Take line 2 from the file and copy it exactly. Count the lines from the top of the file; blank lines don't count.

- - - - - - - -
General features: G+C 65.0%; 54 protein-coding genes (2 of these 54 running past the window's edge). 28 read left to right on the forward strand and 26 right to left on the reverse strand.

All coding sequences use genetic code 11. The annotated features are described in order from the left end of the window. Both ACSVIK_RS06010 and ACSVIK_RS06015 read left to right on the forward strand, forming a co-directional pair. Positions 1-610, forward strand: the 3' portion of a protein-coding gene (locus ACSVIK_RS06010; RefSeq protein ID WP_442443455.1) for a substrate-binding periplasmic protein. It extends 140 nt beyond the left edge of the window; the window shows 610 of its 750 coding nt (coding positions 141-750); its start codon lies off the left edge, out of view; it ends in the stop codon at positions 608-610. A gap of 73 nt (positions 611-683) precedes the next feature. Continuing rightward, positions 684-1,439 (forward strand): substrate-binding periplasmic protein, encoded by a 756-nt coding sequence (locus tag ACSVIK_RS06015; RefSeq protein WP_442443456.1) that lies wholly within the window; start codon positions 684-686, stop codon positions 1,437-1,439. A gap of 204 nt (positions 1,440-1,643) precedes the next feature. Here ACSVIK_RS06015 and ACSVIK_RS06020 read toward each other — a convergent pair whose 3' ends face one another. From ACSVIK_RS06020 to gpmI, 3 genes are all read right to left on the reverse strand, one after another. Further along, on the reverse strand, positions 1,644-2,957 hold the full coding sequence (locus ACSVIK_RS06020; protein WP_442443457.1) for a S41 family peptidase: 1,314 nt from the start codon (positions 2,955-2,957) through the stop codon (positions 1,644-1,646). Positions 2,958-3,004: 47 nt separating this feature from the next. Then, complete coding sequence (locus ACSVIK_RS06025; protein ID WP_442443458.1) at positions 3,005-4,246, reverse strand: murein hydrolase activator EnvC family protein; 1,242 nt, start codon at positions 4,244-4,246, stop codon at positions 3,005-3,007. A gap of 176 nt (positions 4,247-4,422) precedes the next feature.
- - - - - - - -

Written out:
All coding sequences use genetic code 11. The annotated features are described in order from the left end of the window. Both ACSVIK_RS06010 and ACSVIK_RS06015 read left to right on the forward strand, forming a co-directional pair. Positions 1-610, forward strand: the 3' portion of a protein-coding gene (locus ACSVIK_RS06010; RefSeq protein ID WP_442443455.1) for a substrate-binding periplasmic protein. It extends 140 nt beyond the left edge of the window; the window shows 610 of its 750 coding nt (coding positions 141-750); its start codon lies off the left edge, out of view; it ends in the stop codon at positions 608-610. A gap of 73 nt (positions 611-683) precedes the next feature. Continuing rightward, positions 684-1,439 (forward strand): substrate-binding periplasmic protein, encoded by a 756-nt coding sequence (locus tag ACSVIK_RS06015; RefSeq protein WP_442443456.1) that lies wholly within the window; start codon positions 684-686, stop codon positions 1,437-1,439. A gap of 204 nt (positions 1,440-1,643) precedes the next feature. Here ACSVIK_RS06015 and ACSVIK_RS06020 read toward each other — a convergent pair whose 3' ends face one another. From ACSVIK_RS06020 to gpmI, 3 genes are all read right to left on the reverse strand, one after another. Further along, on the reverse strand, positions 1,644-2,957 hold the full coding sequence (locus ACSVIK_RS06020; protein WP_442443457.1) for a S41 family peptidase: 1,314 nt from the start codon (positions 2,955-2,957) through the stop codon (positions 1,644-1,646). Positions 2,958-3,004: 47 nt separating this feature from the next. Then, complete coding sequence (locus ACSVIK_RS06025; protein ID WP_442443458.1) at positions 3,005-4,246, reverse strand: murein hydrolase activator EnvC family protein; 1,242 nt, start codon at positions 4,244-4,246, stop codon at positions 3,005-3,007. A gap of 176 nt (positions 4,247-4,422) precedes the next feature.